All-Star LaMarcus Aldridge and rising star Damian Lillard paced Portland's attack combining for 52 points in the game.
The Bulls had good reason to be looking forward to this game. The sting from their 119-118 loss to the Denver Nuggets, a game that featured a potential game-winning tip from Joakim Noah that was ruled offensive interference after video review, was fresh on their minds.
Coach Tom Thibodeau's injury-depleted roster also returned two healthy enough bodies to the rotation. Taj Gibson suited up after missing the past 10 games with an MCL injury in his right knee. Kirk Hinrich also played after sitting out the previous seven contests with a sore foot.
But it was the Trail Blazers who were the aggressors early. They held the Bulls to a frigid 3-of-12 start from the field, before Thibodeau's squad rallied to hold a narrow 21-20 lead after the first quarter.
Once play resumed in the second quarter, Chicago's offensive struggles resurfaced. The team's first six offensive possessions yielded four errant attempts, two turnovers and zero points. The Bulls mustered just 16 points in the quarter, while the Trail Blazers doubled them up at the other end with 32.
The third quarter saw much of the same as Portland widened the gap with a commanding 28-16 edge. The Bulls' bench put a little scare into the Trail Blazers down the stretch, but it wasn't enough to prevent Chicago's sixth loss in its last eight games.
Kirk Hinrich's return to the Windy City hasn't gone nearly the way either side had planned.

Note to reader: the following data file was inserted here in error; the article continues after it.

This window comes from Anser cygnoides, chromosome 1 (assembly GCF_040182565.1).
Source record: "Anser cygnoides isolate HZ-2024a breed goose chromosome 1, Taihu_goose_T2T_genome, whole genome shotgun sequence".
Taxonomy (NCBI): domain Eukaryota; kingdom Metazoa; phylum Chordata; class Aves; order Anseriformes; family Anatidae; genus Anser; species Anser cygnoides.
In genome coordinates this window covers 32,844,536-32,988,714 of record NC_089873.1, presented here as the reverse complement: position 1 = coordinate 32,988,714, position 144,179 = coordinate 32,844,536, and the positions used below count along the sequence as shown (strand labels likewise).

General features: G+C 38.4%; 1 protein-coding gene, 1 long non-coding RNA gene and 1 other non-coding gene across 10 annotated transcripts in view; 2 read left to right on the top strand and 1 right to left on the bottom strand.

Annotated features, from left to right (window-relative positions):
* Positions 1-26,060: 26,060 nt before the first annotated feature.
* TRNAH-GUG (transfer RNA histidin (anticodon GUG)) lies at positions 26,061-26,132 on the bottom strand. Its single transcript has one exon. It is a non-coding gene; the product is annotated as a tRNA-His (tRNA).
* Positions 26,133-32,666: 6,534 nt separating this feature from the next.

He was added to be a stop-gap solution in Derrick Rose's absence, then a possible backcourt mate upon the former MVP's return.
With Rose's activity limited to the practice floor, Hinrich has been tasked with keeping the team relevant. He's battled injuries all season and has never looked comfortable on the floor.
This game was no different. His shooting struggles (he entered the game with a career-worst 38.5 field-goal percentage) continued. Maybe he wasn't impressed by what he saw from his teammates, but he settled for outside more often than he should have.
He finished the night just 1-of-7 from the field and missed all four of his three-point attempts. He was equally forgettable as a playmaker, dishing out three assists (while turning the ball over twice) in his 20-plus minutes.
Defensively, he looked a noticeable step slower than Rookie of the Year front-runner Lillard (24 points, seven assists). When Lillard's backup Eric Maynor (eight points) took the floor, even he had his way with Hinrich.
Marco Belinelli has a clearly identifiable role on this roster.
He's a shooter first and foremost, with any offense he finds off the dribble being found money. Chicago needed an outside threat to keep pace with the blistering Blazers' marksmen, but Belinelli never found his stroke.
On one hand, he lucked into a defensive matchup with Wesley Matthews as the University of Marquette product seemed content to let his teammates do the offensive damage. On the other hand, that kept Matthews, already the superior athlete, with fresh legs on the defensive end.
Matthews is a well-respected defender and flexed his defensive chops. Belinelli couldn't get anything going from deep (his lone made three came long after the game had been decided) and couldn't jump start his offense off the dribble.
He showed a little more life as a playmaker (five assists, zero turnovers), but it wasn't enough to make up for his woeful shooting display (3-of-10 from the field).
Luol Deng essentially faced a showdown with himself in this game in the form of Portland's Nicolas Batum. Both players are incredibly versatile, deceptively athletic and worthy of defensive attention from anywhere on the floor.
In that regard, the matchup played out as it should have been expected. The pair basically cancelled each other out.
As strong as the duo are on the offensive end, they're far more pesky defensively. They closed the driving and slashing lanes for one another and largely limited the other's perimeter chances.
Thanks to Chicago's lethargic performance, this was almost a night off for Deng. The league leader in minutes played this season, at 38.9 per game, logged under 27 in the game.